See more at: http://journalistsresource.org/studies/government/municipal/tax-increment-financing-economic-development-urban-politics#sthash.fRzDCeT2.dpuf

Advertisements

13 thoughts on “Is TIF District Money Reserved to Subsidize Corporations?

  1. Bill Collins

    Excellent post, Kathy.

    As you report here, these large-scale development projects located in the TIF districts – especially the projects where constructing of the parking garages become, in effect, taxpayers’ funding of the foundations of the buildings themselves — diverts a tremendous amount of taxpayer money to subsidize real-estate developers.

    SUBSIDIES DON’T BOTHER ME, BUT THE QUESTION: ARE WE SUBSIDIZING THE RIGHT THINGS THAT WILL GENERATE LONG-TERM GROWTH TO HELP POOR PEOPLE AND WORKING PEOPLE?
    That’s what bothers me. Maybe I’m missing something, but it appears to me that the projects that are usually subsidized through these municipal TIF projects tend to have the effect of subsidizing these groups:
    * retailers
    * restaurants
    * bankers
    * real-estate developers, and
    * other service-sector employers

    So, it seems to me that the question is: Does the City of Cincinnati really want to subsidize these sectors of the economy, to the exclusion of other sectors such as manufacturing, transportation, telecommunications in the private sector and education in the public sector?

    This is similar to the question that we should ask of the federal government:
    Rather than operate single-payer health-care system like the one in Canada (which I would argue is better and cheaper), do we *really* want an Obamacare-style health-care system that involves such massive, expensive taxpayer subsidies of the health-insurance sector?

    In summary:
    looking at local and federal government spending, collectively should these levels of government (that are financed with our taxes) be subsidizing bankers, real-estate developers, restaurants, retailers and the for-profit health-insurance sectors to the exclusion of other sectors of our economy? Is that good policy?

    Reply
    1. executivedreamer Post author

      That’s what started this whole blog, Bill. All I wanted to do was talk to my fellow citizens about what it is that we want to subsidize. The strategic use of well-thought-out subsidies can work wonders. But I didn’t agree with a lot of the projects where these had been used and I didn’t know if I was crazy – or there was anybody else like me who had other values and ideas about what kind of a city we want to end up with.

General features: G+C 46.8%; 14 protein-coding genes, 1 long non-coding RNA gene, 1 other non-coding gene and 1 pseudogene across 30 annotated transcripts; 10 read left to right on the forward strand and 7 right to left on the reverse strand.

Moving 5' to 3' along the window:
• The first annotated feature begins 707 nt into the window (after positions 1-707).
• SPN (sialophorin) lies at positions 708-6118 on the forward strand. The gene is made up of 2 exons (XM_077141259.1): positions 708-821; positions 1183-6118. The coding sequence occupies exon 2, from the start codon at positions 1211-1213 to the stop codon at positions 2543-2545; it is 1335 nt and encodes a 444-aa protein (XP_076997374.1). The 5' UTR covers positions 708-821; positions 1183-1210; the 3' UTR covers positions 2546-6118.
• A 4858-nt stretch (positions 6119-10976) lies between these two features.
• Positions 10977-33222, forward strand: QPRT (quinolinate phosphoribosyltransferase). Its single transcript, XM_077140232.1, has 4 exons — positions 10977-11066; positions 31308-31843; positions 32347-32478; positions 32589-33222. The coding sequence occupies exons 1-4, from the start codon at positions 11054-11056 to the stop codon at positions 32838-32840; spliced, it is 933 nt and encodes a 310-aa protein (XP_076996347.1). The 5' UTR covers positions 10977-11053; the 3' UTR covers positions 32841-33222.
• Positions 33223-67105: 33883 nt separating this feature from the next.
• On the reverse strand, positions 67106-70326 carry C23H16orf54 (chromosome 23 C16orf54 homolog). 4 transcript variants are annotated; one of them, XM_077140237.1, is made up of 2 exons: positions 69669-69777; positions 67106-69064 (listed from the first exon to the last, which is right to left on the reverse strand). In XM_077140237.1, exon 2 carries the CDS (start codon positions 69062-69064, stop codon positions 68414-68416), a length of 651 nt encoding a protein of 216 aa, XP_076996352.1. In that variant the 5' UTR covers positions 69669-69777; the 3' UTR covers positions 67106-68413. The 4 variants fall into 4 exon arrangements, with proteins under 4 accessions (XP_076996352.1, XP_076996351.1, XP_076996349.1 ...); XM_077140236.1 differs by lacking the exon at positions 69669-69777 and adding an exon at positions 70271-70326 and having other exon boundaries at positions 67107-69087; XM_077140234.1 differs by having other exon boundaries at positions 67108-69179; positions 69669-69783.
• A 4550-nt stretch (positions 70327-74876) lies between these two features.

Reply
  2. Mike Brown

    Kathy, I support your quest for open, transparent decision-making in development and financing decisions affecting the public. Also, good public policy, as Bill advocates. I think these are the right questions. I am not an expert in TIF financing, however, I will wade into the question of whether a TIF, in and of itself, is inherently an inappropriate tool for public development.

    Who are the losers under a TIF? Tax revenues from the incremental tax value of the TIF project/district go to service the debt rather than to the tax districts until the debt is paid off (maybe 20 years). Thereafter, tax revenues from the incremental tax value goes to the tax districts. TIF promoters make a “but for” argument. That is, but for the TIF, the project would not have been built, and the public would have been worse off. No doubt the answer depends on the circumstances.

    Who are the winners under a TIF? If developers of a $100 million project receive $10 million in TIF financing, then the developers need only finance $90 million. Given rough assumptions about borrowing costs and term, the $10 million TIF may create $1 million in annual debt service savings for the project. In a developer’s perfect world of full occupancy and fair market value rents, annual revenues would cover operating and debt service expenses and covenant requirements on the debt (coverage, reserves, etc). Revenues would also provide the target margin of profit, presumably with the full knowledge and support of the public body that authorized the TIF.

    Were rents subsidized? Did the developer make excess profits? I don’t know. I suspect there is no a priori analysis to support a definitive conclusion about these questions. The costs, expenses, revenues, and other financial variables are merely too hard to estimate with precision. Is there room for abuse? Certainly.

    So, IMO, it is true that TIFs can be used as a form of corporate welfare; they can be used to fund unsustainable projects; and they can divert crucial resources away from important public projects. However, these problems are not inherent to the TIF. Rather these problems represent misuse of a public finance tool.

    Reply
    1. executivedreamer Post author